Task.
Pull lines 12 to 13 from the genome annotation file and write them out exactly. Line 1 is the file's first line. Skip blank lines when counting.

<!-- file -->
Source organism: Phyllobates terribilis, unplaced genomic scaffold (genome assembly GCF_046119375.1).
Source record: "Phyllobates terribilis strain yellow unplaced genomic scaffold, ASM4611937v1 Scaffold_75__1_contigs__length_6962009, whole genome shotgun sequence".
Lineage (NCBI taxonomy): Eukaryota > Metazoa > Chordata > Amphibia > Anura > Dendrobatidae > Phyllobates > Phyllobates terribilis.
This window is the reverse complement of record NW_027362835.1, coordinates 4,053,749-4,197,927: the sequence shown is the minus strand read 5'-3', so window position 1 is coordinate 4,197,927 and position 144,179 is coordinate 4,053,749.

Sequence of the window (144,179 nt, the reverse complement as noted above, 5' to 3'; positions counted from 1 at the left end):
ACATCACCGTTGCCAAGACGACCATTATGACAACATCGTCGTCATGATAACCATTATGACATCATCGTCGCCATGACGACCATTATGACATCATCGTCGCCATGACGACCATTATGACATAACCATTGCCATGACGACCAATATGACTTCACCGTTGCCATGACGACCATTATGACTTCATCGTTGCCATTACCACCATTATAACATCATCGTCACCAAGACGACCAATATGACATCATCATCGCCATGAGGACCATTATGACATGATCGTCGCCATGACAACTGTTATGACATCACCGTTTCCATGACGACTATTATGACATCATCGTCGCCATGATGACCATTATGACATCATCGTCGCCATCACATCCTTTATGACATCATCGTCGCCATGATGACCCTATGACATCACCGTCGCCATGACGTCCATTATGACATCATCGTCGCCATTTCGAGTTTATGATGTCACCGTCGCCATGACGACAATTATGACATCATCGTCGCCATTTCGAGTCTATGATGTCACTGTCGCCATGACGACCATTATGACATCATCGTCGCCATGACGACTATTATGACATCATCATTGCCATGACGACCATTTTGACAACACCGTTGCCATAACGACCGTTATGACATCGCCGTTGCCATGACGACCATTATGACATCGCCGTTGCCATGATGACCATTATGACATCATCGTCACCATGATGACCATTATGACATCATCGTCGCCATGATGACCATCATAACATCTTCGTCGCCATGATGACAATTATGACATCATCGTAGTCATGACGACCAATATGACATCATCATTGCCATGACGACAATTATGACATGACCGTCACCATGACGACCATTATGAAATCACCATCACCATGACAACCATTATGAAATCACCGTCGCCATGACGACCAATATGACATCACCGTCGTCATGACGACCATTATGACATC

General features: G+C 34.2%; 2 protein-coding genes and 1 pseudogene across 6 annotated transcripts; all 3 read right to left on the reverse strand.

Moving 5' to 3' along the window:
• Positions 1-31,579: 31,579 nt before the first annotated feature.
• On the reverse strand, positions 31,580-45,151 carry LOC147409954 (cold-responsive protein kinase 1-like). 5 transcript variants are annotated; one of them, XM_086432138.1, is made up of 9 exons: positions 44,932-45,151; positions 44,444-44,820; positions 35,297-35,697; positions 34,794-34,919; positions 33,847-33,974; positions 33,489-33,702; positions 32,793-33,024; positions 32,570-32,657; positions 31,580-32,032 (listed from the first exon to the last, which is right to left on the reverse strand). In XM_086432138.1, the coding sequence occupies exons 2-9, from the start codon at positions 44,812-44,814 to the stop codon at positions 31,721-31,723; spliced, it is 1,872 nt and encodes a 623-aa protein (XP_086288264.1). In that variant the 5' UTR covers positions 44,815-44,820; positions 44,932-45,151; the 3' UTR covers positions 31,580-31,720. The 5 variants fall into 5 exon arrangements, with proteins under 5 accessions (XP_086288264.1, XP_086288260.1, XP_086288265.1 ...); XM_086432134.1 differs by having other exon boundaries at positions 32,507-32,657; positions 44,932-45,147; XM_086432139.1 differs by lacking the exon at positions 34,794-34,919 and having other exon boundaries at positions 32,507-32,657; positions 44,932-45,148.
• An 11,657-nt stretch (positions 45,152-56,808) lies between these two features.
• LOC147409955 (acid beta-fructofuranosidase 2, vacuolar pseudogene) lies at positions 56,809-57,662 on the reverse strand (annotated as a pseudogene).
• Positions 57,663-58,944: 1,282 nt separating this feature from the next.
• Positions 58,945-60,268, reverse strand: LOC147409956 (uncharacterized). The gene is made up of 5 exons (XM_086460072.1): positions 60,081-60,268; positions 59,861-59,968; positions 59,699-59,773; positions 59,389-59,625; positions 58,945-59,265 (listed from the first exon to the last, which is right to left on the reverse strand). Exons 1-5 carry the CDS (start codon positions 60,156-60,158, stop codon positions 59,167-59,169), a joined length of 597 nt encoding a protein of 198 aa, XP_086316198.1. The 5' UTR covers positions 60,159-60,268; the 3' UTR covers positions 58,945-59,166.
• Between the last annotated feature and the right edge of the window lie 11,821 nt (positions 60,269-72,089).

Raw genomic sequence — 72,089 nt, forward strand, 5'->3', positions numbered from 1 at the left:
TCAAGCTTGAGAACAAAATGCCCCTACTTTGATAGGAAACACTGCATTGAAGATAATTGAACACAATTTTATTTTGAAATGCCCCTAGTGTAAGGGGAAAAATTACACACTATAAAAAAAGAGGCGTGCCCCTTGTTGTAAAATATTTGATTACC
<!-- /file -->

• LOC147409955 (acid beta-fructofuranosidase 2, vacuolar pseudogene) lies at positions 56,809-57,662 on the reverse strand (annotated as a pseudogene).
• Positions 57,663-58,944: 1,282 nt separating this feature from the next.